WILLIAM PETERFIELD TRENT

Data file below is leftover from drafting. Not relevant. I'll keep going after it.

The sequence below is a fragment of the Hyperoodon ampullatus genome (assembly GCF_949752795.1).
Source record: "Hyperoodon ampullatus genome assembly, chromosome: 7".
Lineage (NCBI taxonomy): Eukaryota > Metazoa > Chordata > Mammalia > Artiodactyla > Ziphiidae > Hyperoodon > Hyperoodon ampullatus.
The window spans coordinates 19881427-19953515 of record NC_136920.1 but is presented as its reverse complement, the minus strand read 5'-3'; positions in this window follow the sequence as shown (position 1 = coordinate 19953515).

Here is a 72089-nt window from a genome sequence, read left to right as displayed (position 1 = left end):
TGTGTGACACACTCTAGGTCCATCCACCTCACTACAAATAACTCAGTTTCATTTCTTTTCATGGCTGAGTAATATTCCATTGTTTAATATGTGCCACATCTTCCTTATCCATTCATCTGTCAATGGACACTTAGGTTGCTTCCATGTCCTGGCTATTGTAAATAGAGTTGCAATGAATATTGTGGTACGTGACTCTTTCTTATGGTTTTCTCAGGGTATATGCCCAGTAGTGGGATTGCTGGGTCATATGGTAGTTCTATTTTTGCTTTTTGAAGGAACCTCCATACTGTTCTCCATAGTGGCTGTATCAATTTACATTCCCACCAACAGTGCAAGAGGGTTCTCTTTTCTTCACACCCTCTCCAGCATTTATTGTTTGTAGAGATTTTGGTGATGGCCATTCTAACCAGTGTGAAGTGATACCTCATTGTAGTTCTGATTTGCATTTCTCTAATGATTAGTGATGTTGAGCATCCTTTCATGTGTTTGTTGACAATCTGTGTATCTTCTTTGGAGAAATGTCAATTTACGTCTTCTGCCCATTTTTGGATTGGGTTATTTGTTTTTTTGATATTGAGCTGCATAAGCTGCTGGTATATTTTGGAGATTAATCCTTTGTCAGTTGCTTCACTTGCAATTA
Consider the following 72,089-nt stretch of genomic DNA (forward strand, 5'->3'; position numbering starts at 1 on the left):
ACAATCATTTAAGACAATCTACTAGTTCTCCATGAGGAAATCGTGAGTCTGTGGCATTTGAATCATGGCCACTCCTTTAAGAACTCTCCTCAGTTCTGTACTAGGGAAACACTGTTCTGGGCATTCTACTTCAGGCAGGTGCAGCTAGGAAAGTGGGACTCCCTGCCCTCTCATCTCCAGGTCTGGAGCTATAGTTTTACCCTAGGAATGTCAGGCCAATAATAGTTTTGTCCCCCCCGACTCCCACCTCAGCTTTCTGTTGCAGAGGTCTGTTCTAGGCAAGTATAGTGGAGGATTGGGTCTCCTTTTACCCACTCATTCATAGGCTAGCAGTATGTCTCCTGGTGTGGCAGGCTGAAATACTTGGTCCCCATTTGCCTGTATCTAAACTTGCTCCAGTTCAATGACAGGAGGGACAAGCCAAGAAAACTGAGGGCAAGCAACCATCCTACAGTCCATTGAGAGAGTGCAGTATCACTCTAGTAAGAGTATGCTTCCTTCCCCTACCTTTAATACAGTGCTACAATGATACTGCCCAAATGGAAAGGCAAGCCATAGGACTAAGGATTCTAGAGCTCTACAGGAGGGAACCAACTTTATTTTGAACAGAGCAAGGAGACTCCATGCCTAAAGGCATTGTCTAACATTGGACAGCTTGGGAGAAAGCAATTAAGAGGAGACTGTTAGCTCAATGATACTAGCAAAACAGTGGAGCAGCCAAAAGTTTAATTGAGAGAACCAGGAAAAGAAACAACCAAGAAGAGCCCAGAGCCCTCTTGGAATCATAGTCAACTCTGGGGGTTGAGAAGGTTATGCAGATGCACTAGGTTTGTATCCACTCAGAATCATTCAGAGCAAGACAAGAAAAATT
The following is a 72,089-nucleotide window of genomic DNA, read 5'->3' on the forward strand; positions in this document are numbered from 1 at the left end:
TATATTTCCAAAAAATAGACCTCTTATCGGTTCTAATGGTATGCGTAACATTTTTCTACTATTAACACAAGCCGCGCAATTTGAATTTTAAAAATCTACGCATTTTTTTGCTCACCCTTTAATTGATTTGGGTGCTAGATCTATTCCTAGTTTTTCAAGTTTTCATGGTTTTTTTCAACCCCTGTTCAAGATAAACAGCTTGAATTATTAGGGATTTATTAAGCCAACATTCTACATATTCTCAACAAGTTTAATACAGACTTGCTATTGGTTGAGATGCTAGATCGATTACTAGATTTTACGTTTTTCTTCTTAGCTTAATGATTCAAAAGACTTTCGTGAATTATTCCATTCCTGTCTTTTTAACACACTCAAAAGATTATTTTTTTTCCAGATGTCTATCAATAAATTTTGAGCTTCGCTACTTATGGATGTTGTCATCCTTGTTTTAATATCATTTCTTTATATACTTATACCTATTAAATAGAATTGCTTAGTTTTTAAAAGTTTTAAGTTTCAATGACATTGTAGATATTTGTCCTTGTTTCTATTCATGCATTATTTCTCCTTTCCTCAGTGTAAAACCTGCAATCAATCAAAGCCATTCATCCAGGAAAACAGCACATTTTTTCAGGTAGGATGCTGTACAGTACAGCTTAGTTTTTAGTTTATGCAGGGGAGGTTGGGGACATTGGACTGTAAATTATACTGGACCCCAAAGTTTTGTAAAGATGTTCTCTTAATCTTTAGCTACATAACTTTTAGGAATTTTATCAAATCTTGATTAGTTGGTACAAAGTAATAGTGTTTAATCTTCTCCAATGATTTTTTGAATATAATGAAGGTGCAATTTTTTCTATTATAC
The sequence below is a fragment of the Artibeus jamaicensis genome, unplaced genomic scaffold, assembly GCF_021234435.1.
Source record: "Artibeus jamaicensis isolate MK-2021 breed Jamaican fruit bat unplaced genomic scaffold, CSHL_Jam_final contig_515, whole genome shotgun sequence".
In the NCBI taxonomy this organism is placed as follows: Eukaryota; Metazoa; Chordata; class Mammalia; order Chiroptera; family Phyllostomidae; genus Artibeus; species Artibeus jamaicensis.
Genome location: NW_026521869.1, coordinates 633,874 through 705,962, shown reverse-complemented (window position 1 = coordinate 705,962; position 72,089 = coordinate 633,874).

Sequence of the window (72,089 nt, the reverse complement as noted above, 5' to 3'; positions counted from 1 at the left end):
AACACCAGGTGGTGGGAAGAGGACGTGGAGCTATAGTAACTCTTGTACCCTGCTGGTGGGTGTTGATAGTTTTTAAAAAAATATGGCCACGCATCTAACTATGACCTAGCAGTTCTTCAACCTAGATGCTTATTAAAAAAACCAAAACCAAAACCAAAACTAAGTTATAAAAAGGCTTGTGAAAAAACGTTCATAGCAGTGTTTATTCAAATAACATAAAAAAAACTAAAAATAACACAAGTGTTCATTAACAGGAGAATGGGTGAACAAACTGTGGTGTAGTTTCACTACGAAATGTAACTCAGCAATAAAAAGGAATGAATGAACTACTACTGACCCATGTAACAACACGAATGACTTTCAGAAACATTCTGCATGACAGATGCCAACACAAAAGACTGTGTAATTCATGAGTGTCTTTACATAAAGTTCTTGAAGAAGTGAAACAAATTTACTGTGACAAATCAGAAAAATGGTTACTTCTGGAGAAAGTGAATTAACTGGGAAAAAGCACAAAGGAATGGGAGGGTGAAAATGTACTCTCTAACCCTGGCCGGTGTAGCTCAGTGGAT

If we turn southward, we shall find that here also the rare lyric poets are essentially imitators, though with more real appreciation of their models, at least in the case of Evans and Godfrey. There are occa sional good lines in the verses of both, and the latter gives evidence of the possession of an imagination that might have made him, not a great poet, but a worthy rival of Freneau. And it must not be forgotten that with Godfrey the poetic drama practically begins in America. An unactable blank verse tragedy, to be sure, T63 Prime of Part/aid, must be pronounced to be thoroughly imitative and scarcely readable, unless one brings to it a considerable amount of patriotic good will and sympathy for youthful talents eclipsed by death. But it was creditable to have made the attempt, and that credit belongs to the Pennsylvanian school, which was more liberal, in its literary ideals, than New England had yet become, and was certainly more in touch with the eighteenth century philosophic spirit as it was then voicing itself in England and France.
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